Why Young Belarusians Go to Russia, Not Europe
Alexander Rumak from the Ministry of Labour and Social Protection declared that the Belarusian labour market would not deteriorate this year. According to official figures, the unemployment rate in Belarus is merely 0.6% of the economically active population. The reality, however, is different from the rosy picture the Government of Belarus is trying to paint.
Thousands of young Belarusians migrate to Russia to escape unemployment and low wages. While Russia is waiting for Belarusian migrants who benefit its economy with open hands, the European Union keeps its doors shut, maintaining the highest visa fees in the region for Belarusian citizens. To balance Russia's influence, the European Union should become more open and offer more education and work experience opportunities for the Belarusian youth if it wants to see Belarus democratic and pro-European in the future.
Economic Reasons for Migration
Belarusians paid dearly for Lukashenka's 2010 election campaign. Just before the presidential elections in December 2010, the average wage in Belarus was more than $500. In November 2011 it was just $280, according to official statistics. Outside Minsk the salaries are even lower. In 2011, Belarus suffered the worst economic crisis since the collapse of the Soviet Union. The policy of printing money just before the 2010 presidential election resulted in the inflation rate of 108% in 2011 and devaluation of the Belarusian rouble by more than 189%.
Most employees in Belarus receive practically equal salaries no matter how much or where they work because of the Soviet-era wage leveling. Even those who work in the prestigious banking sector, enterprise management or media feel they lack opportunities for professional development and cannot afford a good lifestyle. At the same time, low skill factory and farm workers feel more protected under the current regime. They are the main electorate of Lukashenka and he proclaims “social stability” in favour of them. The lack of career opportunities lead to a brain drain and massive migration of high-skilled workers and talented youth to Russia.
The National Statistical Committee of Belarus keeps insisting that the current unemployment rate in Belarus is just 0,6%. In reality the number is much higher because the Committee only counts the number of people who officially register at employment bureaus. According to some estimates, around 150,000, or 3%, of economically active people leave Belarus annually. This number significantly exceeds the official figures. However, the precise number is impossible to determine because it is difficult to monitor migration flows between Belarus and Russia in the absence of any visas or border control between the two countries.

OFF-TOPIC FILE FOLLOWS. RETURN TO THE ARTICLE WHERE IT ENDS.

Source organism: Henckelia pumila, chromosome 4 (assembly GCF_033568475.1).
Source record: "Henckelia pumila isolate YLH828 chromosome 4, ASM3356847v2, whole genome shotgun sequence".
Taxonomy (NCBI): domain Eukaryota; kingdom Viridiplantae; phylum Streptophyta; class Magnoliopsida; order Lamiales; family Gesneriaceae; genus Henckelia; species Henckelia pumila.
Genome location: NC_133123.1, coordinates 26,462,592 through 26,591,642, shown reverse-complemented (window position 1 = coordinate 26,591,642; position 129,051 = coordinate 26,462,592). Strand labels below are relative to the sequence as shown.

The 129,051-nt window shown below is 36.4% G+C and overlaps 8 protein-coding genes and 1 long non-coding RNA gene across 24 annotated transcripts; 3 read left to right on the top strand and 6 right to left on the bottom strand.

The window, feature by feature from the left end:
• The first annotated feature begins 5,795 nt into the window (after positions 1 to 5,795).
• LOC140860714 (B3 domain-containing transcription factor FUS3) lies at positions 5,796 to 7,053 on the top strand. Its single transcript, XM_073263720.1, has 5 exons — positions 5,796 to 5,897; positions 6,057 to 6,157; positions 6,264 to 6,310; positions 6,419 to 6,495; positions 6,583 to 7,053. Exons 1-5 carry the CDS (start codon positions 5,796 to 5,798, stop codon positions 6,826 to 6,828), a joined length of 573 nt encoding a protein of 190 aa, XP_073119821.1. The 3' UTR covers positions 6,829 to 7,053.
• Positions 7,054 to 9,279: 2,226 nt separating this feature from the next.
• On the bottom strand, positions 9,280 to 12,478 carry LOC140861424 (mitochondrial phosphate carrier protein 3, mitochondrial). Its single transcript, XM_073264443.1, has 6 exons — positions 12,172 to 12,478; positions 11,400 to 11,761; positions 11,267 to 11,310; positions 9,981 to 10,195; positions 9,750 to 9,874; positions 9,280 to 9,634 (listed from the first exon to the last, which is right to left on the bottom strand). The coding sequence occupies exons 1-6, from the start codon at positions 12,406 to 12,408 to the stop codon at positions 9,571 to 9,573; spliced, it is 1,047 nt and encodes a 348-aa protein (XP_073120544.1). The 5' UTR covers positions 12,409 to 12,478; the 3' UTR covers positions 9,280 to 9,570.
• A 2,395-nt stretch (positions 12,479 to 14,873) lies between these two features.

What do Young Belarusians do in Russia?
Belarusians can work in Russia without visas or additional permissions. They also have the same rights to education as Russian citizens. Their education in Russia is free if they successfully pass entrance exams – where at small regional universities or reputable Moscow State University or the Higher School of Economics. One of the most prestigious Russian universities, Moscow State Institute of International Relations, has become Alma Mater for dozens of Belarusians: 41 of them studied there in 2011.
The majority of graduates of Russian universities do not return to Belarus because of lack of opportunities there. The income difference can be very significant. For example, the entry-level salary in the Belarusian Ministry of Foreign Affairs is about $100 while in Russia young diplomats start with at least $650. Food, leisure and clothing costs are practically the same in Minsk and in Moscow. Such income disparity naturally motivates Belarusian graduates to stay in Moscow and search for high-paid jobs.
As a result these Belarusians contribute to the prosperity of Russia rather than of Belarus. The effectiveness of any modern economy depends on the level of added value in products and services. It is exactly highly skilled specialists and creative people who increase the added value through innovation. Russia is aware of that and stimulates migration to improve its difficult demographic situation. According to official Russian statistics, in 2009 immigrants almost completely compensated the natural population loss caused by the low birth rate in Russia. Because the Russian language is widely spoken by the urban population of Belarus, they assimilate in Russia much faster than other migrants from the former USSR.
How Can Europe Respond?
The European Union should match Russia's generosity by offering more education opportunities for young Belarusians. Certain steps have already been taken: the Open Europe Scholarship Scheme offered a significant number of scholarships for the education of Belarusians in leading European universities in 2012-2013. However, European policymakers could go further and enable Belarus to join the Bologna process. They should also foster academic exchanges and cooperation such as Erasmus programs to enable the young people of Belarus to live and travel beyond Russia.